A "goon" (guard who wore a uniform and carried a weapon) or a ferret (guard who wore coveralls and did not carry a weapon) who seemed to be susceptible to being "bought" was assigned to an "X" guy who could speak German. The "X" guy started bumping into the guard at various places around the camp (his schedule for being in the compound was well known since we monitored the entrance and regularly recorded the entrance and exit of every German guard and Officer). In a little while our "X" man began to speak to the guard until finally they became acquainted.

The next stage was to make friends of the target guard. - Cigarettes, a little chocolate and finally, as they became better acquainted, a cup of coffee and a cookie once in awhile. After a week or two of this the guard was persuaded to bring in something like an onion or some carrots to help his "friend" flavor up a stew. Then it was not long before the requests were for writing materials - pens and ink--which we were not allowed.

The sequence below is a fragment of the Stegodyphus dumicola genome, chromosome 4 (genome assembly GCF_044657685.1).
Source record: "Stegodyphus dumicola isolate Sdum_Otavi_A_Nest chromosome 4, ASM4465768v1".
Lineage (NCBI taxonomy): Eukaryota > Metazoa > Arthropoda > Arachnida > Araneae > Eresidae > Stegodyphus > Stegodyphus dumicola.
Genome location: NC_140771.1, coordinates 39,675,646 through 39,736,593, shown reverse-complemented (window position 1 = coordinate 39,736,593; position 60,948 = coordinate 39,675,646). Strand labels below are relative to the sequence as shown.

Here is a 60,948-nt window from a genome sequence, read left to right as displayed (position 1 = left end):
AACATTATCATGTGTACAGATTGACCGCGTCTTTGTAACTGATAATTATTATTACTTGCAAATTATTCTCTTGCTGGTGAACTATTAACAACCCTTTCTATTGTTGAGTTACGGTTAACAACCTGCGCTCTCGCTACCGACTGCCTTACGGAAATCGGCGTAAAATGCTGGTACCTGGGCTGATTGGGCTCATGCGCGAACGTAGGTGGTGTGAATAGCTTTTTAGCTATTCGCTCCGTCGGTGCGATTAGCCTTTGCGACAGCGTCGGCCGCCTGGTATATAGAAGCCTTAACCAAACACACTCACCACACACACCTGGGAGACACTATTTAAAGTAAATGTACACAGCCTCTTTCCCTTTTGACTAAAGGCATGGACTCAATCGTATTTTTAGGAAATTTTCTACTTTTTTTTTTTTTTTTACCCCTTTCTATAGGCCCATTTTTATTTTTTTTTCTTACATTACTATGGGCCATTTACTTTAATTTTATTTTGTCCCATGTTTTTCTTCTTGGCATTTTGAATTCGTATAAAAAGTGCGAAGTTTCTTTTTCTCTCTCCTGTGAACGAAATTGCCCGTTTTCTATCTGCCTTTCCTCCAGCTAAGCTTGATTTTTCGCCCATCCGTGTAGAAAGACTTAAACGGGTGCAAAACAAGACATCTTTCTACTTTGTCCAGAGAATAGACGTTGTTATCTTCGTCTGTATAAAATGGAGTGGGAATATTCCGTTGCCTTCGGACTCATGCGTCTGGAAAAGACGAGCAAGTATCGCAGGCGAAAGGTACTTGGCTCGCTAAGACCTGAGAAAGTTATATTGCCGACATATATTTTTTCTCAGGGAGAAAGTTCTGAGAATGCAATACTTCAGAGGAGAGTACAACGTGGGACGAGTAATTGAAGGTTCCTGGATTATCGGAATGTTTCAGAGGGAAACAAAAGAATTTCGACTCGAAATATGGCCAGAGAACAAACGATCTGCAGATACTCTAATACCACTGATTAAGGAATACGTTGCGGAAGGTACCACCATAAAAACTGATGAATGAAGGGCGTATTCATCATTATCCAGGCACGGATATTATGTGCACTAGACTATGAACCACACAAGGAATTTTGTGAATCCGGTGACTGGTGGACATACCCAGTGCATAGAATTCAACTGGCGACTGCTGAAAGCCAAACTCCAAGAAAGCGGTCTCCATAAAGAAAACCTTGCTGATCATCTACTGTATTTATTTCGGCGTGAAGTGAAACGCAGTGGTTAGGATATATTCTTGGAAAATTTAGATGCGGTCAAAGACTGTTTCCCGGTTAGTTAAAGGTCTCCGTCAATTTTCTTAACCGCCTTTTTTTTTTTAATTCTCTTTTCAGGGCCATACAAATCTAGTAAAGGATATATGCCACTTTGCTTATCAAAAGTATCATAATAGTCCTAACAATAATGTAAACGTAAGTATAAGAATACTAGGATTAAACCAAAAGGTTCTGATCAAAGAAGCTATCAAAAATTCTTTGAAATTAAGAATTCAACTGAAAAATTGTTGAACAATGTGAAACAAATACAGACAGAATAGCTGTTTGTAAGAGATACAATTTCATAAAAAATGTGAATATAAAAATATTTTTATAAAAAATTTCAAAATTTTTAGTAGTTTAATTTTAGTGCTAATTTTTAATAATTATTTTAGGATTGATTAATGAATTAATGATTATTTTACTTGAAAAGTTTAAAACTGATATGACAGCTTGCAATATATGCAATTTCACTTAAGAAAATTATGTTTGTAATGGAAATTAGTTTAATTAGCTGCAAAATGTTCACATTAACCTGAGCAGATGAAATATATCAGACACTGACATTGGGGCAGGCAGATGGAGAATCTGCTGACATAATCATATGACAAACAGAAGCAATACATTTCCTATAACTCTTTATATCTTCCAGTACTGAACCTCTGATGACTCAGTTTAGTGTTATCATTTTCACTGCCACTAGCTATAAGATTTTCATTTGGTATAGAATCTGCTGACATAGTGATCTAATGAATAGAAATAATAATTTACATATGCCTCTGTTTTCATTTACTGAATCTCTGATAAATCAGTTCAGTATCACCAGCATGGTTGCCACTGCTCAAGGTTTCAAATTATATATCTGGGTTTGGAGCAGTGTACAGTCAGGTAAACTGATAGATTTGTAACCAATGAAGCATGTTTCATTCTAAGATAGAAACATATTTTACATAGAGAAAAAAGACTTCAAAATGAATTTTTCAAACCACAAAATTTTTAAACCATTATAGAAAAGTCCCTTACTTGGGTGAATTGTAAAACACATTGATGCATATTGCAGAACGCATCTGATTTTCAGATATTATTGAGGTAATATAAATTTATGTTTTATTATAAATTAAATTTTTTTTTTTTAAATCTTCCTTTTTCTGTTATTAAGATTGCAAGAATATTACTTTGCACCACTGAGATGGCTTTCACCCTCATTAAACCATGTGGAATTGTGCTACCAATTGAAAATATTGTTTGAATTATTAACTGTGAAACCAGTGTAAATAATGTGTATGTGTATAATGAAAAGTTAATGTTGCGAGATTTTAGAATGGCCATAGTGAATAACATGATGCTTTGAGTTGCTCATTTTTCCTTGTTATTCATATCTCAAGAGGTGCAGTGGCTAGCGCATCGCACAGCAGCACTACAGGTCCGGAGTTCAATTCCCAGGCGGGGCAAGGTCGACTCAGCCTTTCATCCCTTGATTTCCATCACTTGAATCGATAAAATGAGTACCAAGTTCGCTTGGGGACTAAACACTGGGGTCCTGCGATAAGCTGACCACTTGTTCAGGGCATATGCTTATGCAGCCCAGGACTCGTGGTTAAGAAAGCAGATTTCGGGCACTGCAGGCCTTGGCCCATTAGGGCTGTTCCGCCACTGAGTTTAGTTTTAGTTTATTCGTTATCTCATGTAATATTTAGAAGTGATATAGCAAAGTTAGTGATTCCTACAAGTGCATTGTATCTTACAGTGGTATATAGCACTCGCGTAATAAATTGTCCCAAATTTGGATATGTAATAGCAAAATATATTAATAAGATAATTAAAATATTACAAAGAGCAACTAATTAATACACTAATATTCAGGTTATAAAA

When this stage of the relationship was reached the POW became a nightmare for the poor guard. All of the guards were men who were unfit for normal combat duty - too old or had some physical disability. Once a guard had become too much of a friend of the POW he was hooked. The "X" guy could demand that he bring in all kinds of verbotten materials and the poor guard had to do it under threat of being exposed to the Kommandant. Should that have happened, he would be on his way to the Eastern Front. It is truly difficult to know whom one can trust!